One of the greatest benefits of prudent estate planning is the level of convenience that you and your loved ones are afforded. The nature of convenience rings true with this valuable piece of estate planning. Here, we’ll answer the question of, “what is a transfer on death deed?”

A TOD deed is a smart way to transfer ownership after one’s passing: a beneficiary or beneficiaries are designated to automatically assume ownership of the property upon the current owner’s death.

Despite any indications of transferred ownership that can be made in a will, probate is still a part of the typical process for transferring assets and property. In probate, the transfer of ownership must be validated in court. However, probate becomes no longer necessary with a TOD deed, ensuring your beneficiary or beneficiaries a smooth transfer that saves time and money.

It’s important to note that the chosen beneficiary needs to be designated by name rather than relationship to the owner. If two or more beneficiaries are designated, their title must be stated, usually “as joint tenants with rights of survivorship” or “as tenants in common.” For thorough preparation, an alternative or successor beneficiary can be designated if the first beneficiary dies.

A TOD deed can be made for property only in states where allowed. Currently, over half of the United States allows TOD deeds, including the state of Illinois. Bear in mind that the current owner doesn’t have to reside in the state where the property is situated in–only the property need be titled in a state that allows TOD deeds.

Property outside of states that allow TOD deeds may be transferred more easily via other methods to avoid probate, such as transferring property to a living trust. 

How Do I Create a Transfer on Death Deed?

First, gather any forms or information necessary for creating the TOD deed where your property resides. The TOD deed, like most legal documents, uses a legal style of writing that is best drafted by a competent attorney. This legal language indicates the name of the beneficiary and that the title will be transferred upon the current owner’s death.

Then, include some basic personal information as you would with any other estate deed. These pieces of information include name of current owner (known as the grantor), name of beneficiary (known as the grantee), description of property, signature of current owner, and witness and notary provisions required by law.

Married couples may hold or create TOD deeds as well, which makes transfer of ownership just as convenient. In the case of one spouse’s death, the other spouse automatically becomes the owner. The surviving spouse can let the TOD deed stand until death and let property ownership transfer to a stated beneficiary, or the surviving spouse may revoke the TOD deed.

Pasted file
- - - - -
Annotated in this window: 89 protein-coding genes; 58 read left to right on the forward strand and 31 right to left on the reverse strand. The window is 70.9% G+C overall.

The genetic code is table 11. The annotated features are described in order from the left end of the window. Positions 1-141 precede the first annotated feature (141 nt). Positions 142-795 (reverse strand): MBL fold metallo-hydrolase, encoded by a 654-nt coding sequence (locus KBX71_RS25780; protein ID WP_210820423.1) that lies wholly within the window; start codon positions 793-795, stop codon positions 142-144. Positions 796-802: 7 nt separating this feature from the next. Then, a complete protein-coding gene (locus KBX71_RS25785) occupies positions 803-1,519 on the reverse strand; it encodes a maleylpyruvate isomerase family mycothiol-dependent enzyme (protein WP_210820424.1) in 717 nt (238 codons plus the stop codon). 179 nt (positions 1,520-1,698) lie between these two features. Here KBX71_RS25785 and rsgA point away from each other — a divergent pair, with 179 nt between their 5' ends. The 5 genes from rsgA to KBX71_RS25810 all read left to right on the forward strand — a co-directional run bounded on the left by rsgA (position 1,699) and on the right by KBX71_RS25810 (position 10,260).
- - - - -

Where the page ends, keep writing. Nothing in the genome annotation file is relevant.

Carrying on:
Last, have the TOD deed recorded in your county’s property records before the death of the current owner to ensure the deed is valid. The TOD deed will only apply to property in the county where the deed is recorded. By bringing your TOD deed into your local county public records office and paying for the appropriate service, your TOD deed will be entered into the county’s records.

Should I Get a Transfer on Death Deed?

While probate is costly and time-consuming, avoiding it may not be the optimal choice in every situation. A discussion with a knowledgeable attorney will clarify whether or not avoiding probate is right for you.

In addition to the primary advantage of an easier, probate-free process for transfer of property upon death, a TOD deed guarantees other benefits regarding matters including joint ownership, taxes, maintenance of homestead advantages, and maintenance of Medicaid eligibility.
To be certain that your estate planning is carried out correctly and effectively so you and your loved ones enjoy all of the advantages of a TOD deed, speaking to an experienced estate planning attorney is in your best interest. Schottler & Associates offers a free 30-minute consultation by appointment. Contact us to set up your free consultation so you can get the answers you need.

Mark Schottler is a Chicagoland attorney with over 20 years of experience working both in probate and estate planning law and in real estate law. He puts his extensive knowledge on these subjects into easily consumable articles that will help and advise the public. Mark Schottler has a passion for probate and uses this to create relevant articles that are informative and entertaining. *While these posts may detail general legal issues, it is not legal advice. Use of this site does not create an attorney-client relationship.